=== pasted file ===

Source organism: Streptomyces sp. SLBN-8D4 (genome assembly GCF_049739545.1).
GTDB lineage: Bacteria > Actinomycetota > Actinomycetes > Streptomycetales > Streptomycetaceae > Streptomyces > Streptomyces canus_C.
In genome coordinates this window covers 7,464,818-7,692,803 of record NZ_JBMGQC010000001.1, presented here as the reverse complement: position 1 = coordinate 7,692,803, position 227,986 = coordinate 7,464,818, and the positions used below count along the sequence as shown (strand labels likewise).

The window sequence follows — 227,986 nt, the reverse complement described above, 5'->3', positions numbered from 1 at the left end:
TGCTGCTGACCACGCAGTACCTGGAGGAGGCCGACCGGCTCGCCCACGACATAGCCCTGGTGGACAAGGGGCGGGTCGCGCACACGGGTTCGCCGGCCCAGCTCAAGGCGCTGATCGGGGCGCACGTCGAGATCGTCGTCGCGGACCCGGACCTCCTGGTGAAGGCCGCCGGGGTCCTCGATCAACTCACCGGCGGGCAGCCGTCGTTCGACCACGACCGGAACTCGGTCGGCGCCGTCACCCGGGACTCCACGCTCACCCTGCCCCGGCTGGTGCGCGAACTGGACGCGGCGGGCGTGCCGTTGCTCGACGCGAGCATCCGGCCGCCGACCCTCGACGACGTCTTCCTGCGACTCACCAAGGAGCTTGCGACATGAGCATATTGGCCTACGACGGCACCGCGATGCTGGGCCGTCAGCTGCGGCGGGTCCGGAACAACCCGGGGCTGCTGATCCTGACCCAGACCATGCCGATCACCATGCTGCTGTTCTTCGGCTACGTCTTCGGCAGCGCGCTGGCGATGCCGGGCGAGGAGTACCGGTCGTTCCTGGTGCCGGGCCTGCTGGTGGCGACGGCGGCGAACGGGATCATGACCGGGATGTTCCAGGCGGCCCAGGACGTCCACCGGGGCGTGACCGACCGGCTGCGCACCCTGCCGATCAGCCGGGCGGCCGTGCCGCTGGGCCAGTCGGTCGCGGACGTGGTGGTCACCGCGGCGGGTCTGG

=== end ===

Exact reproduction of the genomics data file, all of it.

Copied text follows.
Source organism: Streptomyces sp. SLBN-8D4 (genome assembly GCF_049739545.1).
GTDB lineage: Bacteria > Actinomycetota > Actinomycetes > Streptomycetales > Streptomycetaceae > Streptomyces > Streptomyces canus_C.
In genome coordinates this window covers 7,464,818-7,692,803 of record NZ_JBMGQC010000001.1, presented here as the reverse complement: position 1 = coordinate 7,692,803, position 227,986 = coordinate 7,464,818, and the positions used below count along the sequence as shown (strand labels likewise).

The window sequence follows — 227,986 nt, the reverse complement described above, 5'->3', positions numbered from 1 at the left end:
TGCTGCTGACCACGCAGTACCTGGAGGAGGCCGACCGGCTCGCCCACGACATAGCCCTGGTGGACAAGGGGCGGGTCGCGCACACGGGTTCGCCGGCCCAGCTCAAGGCGCTGATCGGGGCGCACGTCGAGATCGTCGTCGCGGACCCGGACCTCCTGGTGAAGGCCGCCGGGGTCCTCGATCAACTCACCGGCGGGCAGCCGTCGTTCGACCACGACCGGAACTCGGTCGGCGCCGTCACCCGGGACTCCACGCTCACCCTGCCCCGGCTGGTGCGCGAACTGGACGCGGCGGGCGTGCCGTTGCTCGACGCGAGCATCCGGCCGCCGACCCTCGACGACGTCTTCCTGCGACTCACCAAGGAGCTTGCGACATGAGCATATTGGCCTACGACGGCACCGCGATGCTGGGCCGTCAGCTGCGGCGGGTCCGGAACAACCCGGGGCTGCTGATCCTGACCCAGACCATGCCGATCACCATGCTGCTGTTCTTCGGCTACGTCTTCGGCAGCGCGCTGGCGATGCCGGGCGAGGAGTACCGGTCGTTCCTGGTGCCGGGCCTGCTGGTGGCGACGGCGGCGAACGGGATCATGACCGGGATGTTCCAGGCGGCCCAGGACGTCCACCGGGGCGTGACCGACCGGCTGCGCACCCTGCCGATCAGCCGGGCGGCCGTGCCGCTGGGCCAGTCGGTCGCGGACGTGGTGGTCACCGCGGCGGGTCTGG